based on the belief that most problems originate in irrational thought. For instance, perfectionists and pessimists usually suffer from issues related to irrational thinking; for example, if a perfectionist encounters a small failure, he or she might perceive it as a much bigger failure. It is better to establish a reasonable standard emotionally, so the individual can live a balanced life. This form of cognitive therapy is an opportunity for the patient to learn of his current distortions and successfully eliminate them.
Cognitive behavioral therapy (CBT)
a system of approaches drawing from both the cognitive and behavioral systems of psychotherapy.[22]

Unlike Psychodynamic approaches, CBT is transparent to the individual receiving services. At the end of the therapy, an individual will often have learned the cognitive therapy skills well enough to "be their own therapist," decreasing dependence on a therapist to provide the answers.

Criticisms[edit]

A criticism has been that clinical studies of CBT efficacy (or any psychotherapy) are not double-blind (i.e., neither subjects nor therapists in psychotherapy studies are blind to the type of treatment). They may be single-blinded, the rater may not know the treatment the patient received, but neither the patients nor the therapists are blinded to the type of therapy given (two out of three of the persons involved in the trial, i.e., all of the persons involved in the treatment, are unblinded). The patient is an active participant in correcting negative distorted thoughts, thus quite aware of the treatment group they are in.[23]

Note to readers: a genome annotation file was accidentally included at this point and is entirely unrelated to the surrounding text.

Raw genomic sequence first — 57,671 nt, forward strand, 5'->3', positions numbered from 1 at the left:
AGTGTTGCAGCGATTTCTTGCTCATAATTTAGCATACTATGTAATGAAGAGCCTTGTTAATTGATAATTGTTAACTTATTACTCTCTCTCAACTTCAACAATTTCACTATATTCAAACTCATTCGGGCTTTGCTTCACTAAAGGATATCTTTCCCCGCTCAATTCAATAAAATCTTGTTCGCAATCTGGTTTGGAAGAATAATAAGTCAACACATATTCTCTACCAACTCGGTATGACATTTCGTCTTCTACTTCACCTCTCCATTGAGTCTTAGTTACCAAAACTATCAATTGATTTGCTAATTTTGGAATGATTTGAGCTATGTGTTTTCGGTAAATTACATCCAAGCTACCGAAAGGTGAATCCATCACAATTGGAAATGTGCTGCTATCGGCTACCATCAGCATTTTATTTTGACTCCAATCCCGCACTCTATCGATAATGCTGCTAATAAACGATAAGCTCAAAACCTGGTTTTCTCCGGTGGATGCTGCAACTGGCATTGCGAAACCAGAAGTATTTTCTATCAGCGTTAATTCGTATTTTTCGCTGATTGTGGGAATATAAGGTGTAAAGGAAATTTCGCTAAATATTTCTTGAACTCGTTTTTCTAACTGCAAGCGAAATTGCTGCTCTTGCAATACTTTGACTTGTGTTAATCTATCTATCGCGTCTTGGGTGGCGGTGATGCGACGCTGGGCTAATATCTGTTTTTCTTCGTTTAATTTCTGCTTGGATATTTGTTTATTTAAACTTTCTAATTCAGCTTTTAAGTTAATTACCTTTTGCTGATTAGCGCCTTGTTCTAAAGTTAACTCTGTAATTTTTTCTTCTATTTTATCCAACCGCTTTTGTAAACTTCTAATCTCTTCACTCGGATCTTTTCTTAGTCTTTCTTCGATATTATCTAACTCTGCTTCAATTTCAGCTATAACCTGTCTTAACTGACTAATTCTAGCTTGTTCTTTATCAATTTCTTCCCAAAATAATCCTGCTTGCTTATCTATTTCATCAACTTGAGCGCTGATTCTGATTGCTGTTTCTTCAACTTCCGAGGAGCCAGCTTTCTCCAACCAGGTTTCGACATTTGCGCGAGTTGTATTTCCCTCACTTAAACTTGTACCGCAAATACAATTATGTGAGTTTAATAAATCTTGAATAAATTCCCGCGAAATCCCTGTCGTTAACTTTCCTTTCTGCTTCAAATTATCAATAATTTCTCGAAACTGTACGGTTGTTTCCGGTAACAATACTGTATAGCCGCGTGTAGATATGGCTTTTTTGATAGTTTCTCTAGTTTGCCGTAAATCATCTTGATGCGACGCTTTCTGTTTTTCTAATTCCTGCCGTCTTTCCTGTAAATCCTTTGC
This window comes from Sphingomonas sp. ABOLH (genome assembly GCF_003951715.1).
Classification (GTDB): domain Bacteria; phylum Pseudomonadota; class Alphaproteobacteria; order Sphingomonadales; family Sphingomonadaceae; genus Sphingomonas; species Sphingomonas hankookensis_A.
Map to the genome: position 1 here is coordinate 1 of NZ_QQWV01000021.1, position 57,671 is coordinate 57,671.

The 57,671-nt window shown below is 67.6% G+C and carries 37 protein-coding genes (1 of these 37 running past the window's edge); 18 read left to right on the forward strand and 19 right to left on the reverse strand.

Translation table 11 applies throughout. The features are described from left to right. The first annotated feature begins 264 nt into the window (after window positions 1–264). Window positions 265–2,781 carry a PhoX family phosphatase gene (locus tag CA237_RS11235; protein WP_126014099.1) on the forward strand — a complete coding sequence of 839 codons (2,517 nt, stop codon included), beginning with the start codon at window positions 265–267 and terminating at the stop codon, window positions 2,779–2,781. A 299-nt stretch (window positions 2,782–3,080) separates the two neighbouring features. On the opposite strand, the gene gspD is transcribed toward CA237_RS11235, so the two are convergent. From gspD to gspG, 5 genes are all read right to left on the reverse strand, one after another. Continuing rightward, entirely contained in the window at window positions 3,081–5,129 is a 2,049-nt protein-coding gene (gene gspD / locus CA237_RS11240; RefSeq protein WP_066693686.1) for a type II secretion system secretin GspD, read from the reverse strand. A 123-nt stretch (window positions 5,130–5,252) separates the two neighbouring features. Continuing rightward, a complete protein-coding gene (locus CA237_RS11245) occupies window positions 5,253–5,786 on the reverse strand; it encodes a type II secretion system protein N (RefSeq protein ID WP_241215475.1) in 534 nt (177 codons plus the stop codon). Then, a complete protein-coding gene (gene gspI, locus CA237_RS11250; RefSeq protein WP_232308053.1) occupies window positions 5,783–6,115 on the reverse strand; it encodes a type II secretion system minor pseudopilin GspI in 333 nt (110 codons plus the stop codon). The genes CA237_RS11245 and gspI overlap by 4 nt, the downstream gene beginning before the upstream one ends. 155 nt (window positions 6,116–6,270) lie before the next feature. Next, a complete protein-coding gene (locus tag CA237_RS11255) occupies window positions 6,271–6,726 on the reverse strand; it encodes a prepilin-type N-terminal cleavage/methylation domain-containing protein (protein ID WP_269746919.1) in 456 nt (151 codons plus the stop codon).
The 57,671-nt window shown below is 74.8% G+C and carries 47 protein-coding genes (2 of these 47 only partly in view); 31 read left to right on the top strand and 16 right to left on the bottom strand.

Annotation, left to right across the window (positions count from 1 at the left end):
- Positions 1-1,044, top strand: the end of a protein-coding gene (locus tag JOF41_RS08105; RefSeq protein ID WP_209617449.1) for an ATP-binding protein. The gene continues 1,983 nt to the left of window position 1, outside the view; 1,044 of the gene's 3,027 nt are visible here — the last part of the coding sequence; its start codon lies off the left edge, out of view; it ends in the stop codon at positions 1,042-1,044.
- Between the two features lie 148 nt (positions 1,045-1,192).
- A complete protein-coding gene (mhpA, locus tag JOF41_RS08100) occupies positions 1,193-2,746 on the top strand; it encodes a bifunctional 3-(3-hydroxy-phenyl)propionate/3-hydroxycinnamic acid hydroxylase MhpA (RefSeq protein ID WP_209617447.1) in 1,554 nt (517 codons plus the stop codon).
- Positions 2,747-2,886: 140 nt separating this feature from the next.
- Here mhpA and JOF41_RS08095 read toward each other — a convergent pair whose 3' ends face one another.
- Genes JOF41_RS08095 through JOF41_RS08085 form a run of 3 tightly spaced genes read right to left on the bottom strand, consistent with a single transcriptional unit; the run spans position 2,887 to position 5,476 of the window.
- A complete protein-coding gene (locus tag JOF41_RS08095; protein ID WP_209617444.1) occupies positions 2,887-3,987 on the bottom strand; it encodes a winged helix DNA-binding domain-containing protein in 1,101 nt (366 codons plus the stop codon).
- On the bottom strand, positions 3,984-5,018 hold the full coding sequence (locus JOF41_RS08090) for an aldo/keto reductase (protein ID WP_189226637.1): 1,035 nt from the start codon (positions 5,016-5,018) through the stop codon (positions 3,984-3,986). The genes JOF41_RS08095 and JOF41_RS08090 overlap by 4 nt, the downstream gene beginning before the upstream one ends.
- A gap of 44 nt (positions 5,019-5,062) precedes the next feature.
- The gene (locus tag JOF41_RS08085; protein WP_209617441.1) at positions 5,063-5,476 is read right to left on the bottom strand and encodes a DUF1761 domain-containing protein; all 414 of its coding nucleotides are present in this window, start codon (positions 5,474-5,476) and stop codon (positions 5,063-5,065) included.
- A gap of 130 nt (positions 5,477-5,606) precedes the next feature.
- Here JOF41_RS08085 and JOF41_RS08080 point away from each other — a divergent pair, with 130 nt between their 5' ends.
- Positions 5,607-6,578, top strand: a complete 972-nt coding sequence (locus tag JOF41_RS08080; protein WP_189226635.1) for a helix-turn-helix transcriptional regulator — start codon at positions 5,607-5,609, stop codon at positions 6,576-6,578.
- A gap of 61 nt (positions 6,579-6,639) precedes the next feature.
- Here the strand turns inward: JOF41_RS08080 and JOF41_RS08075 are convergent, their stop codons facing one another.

Methods[edit]

  • Collaborative empiricism
  • Guided discovery
  • Socratic questioning
  • Behavioral experiments
  • Exposure and response prevention
  • Activity monitoring and activity scheduling
  • Catching, checking, and changing thoughts
  • Problem solving

See also[edit]

References[edit]

  1. ^ Judith S. Beck. "Questions and Answers about Cognitive Therapy". About Cognitive Therapy. Beck Institute for Cognitive Therapy and Research. Retrieved 2008-11-21. 
  2. ^ Goode, Erica (11 January 2000). "A Pragmatic Man and His No-Nonsense Therapy". The New York Times. Retrieved 2008-11-21.